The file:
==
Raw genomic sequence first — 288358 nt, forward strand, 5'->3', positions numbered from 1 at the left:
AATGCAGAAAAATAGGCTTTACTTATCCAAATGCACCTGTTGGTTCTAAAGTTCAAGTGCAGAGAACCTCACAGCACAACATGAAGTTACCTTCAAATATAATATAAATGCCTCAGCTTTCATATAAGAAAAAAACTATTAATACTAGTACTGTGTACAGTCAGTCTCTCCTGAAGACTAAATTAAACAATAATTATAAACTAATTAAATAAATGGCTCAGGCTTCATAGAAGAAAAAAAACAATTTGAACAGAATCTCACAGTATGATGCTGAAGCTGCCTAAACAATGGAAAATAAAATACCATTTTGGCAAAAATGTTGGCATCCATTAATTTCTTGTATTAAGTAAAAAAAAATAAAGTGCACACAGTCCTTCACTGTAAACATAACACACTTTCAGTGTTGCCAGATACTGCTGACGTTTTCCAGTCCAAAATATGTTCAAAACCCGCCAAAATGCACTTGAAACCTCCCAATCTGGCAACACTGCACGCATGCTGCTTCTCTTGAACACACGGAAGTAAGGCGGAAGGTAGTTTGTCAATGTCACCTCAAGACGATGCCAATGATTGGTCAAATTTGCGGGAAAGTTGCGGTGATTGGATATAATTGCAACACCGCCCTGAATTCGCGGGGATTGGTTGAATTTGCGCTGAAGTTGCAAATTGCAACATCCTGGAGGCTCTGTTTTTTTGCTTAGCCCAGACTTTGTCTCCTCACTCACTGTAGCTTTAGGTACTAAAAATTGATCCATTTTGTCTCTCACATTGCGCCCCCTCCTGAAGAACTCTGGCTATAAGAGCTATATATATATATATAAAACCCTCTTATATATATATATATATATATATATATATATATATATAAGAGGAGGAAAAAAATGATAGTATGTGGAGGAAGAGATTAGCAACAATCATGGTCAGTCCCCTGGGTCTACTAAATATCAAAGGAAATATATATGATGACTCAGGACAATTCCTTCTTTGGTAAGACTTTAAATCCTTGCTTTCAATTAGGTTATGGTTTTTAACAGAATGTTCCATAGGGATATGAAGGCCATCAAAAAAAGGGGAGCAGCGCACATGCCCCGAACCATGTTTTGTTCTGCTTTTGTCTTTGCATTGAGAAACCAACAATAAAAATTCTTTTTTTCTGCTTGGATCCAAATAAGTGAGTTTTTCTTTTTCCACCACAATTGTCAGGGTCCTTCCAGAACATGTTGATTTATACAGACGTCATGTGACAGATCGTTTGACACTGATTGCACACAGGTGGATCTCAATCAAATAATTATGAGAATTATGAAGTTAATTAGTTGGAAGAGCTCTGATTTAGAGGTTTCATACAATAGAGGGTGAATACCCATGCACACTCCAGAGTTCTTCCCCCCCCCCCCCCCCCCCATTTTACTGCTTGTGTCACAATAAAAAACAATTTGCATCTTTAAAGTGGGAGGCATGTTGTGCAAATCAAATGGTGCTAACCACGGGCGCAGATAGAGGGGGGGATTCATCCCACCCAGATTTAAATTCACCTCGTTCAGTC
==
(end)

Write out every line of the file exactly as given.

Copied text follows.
Raw genomic sequence first — 288358 nt, forward strand, 5'->3', positions numbered from 1 at the left:
AATGCAGAAAAATAGGCTTTACTTATCCAAATGCACCTGTTGGTTCTAAAGTTCAAGTGCAGAGAACCTCACAGCACAACATGAAGTTACCTTCAAATATAATATAAATGCCTCAGCTTTCATATAAGAAAAAAACTATTAATACTAGTACTGTGTACAGTCAGTCTCTCCTGAAGACTAAATTAAACAATAATTATAAACTAATTAAATAAATGGCTCAGGCTTCATAGAAGAAAAAAAACAATTTGAACAGAATCTCACAGTATGATGCTGAAGCTGCCTAAACAATGGAAAATAAAATACCATTTTGGCAAAAATGTTGGCATCCATTAATTTCTTGTATTAAGTAAAAAAAAATAAAGTGCACACAGTCCTTCACTGTAAACATAACACACTTTCAGTGTTGCCAGATACTGCTGACGTTTTCCAGTCCAAAATATGTTCAAAACCCGCCAAAATGCACTTGAAACCTCCCAATCTGGCAACACTGCACGCATGCTGCTTCTCTTGAACACACGGAAGTAAGGCGGAAGGTAGTTTGTCAATGTCACCTCAAGACGATGCCAATGATTGGTCAAATTTGCGGGAAAGTTGCGGTGATTGGATATAATTGCAACACCGCCCTGAATTCGCGGGGATTGGTTGAATTTGCGCTGAAGTTGCAAATTGCAACATCCTGGAGGCTCTGTTTTTTTGCTTAGCCCAGACTTTGTCTCCTCACTCACTGTAGCTTTAGGTACTAAAAATTGATCCATTTTGTCTCTCACATTGCGCCCCCTCCTGAAGAACTCTGGCTATAAGAGCTATATATATATATATAAAACCCTCTTATATATATATATATATATATATATATATATATATATAAGAGGAGGAAAAAAATGATAGTATGTGGAGGAAGAGATTAGCAACAATCATGGTCAGTCCCCTGGGTCTACTAAATATCAAAGGAAATATATATGATGACTCAGGACAATTCCTTCTTTGGTAAGACTTTAAATCCTTGCTTTCAATTAGGTTATGGTTTTTAACAGAATGTTCCATAGGGATATGAAGGCCATCAAAAAAAGGGGAGCAGCGCACATGCCCCGAACCATGTTTTGTTCTGCTTTTGTCTTTGCATTGAGAAACCAACAATAAAAATTCTTTTTTTCTGCTTGGATCCAAATAAGTGAGTTTTTCTTTTTCCACCACAATTGTCAGGGTCCTTCCAGAACATGTTGATTTATACAGACGTCATGTGACAGATCGTTTGACACTGATTGCACACAGGTGGATCTCAATCAAATAATTATGAGAATTATGAAGTTAATTAGTTGGAAGAGCTCTGATTTAGAGGTTTCATACAATAGAGGGTGAATACCCATGCACACTCCAGAGTTCTTCCCCCCCCCCCCCCCCCCCATTTTACTGCTTGTGTCACAATAAAAAACAATTTGCATCTTTAAAGTGGGAGGCATGTTGTGCAAATCAAATGGTGCTAACCACGGGCGCAGATAGAGGGGGGGATTCATCCCACCCAGATTTAAATTCACCTCGTTCAGTC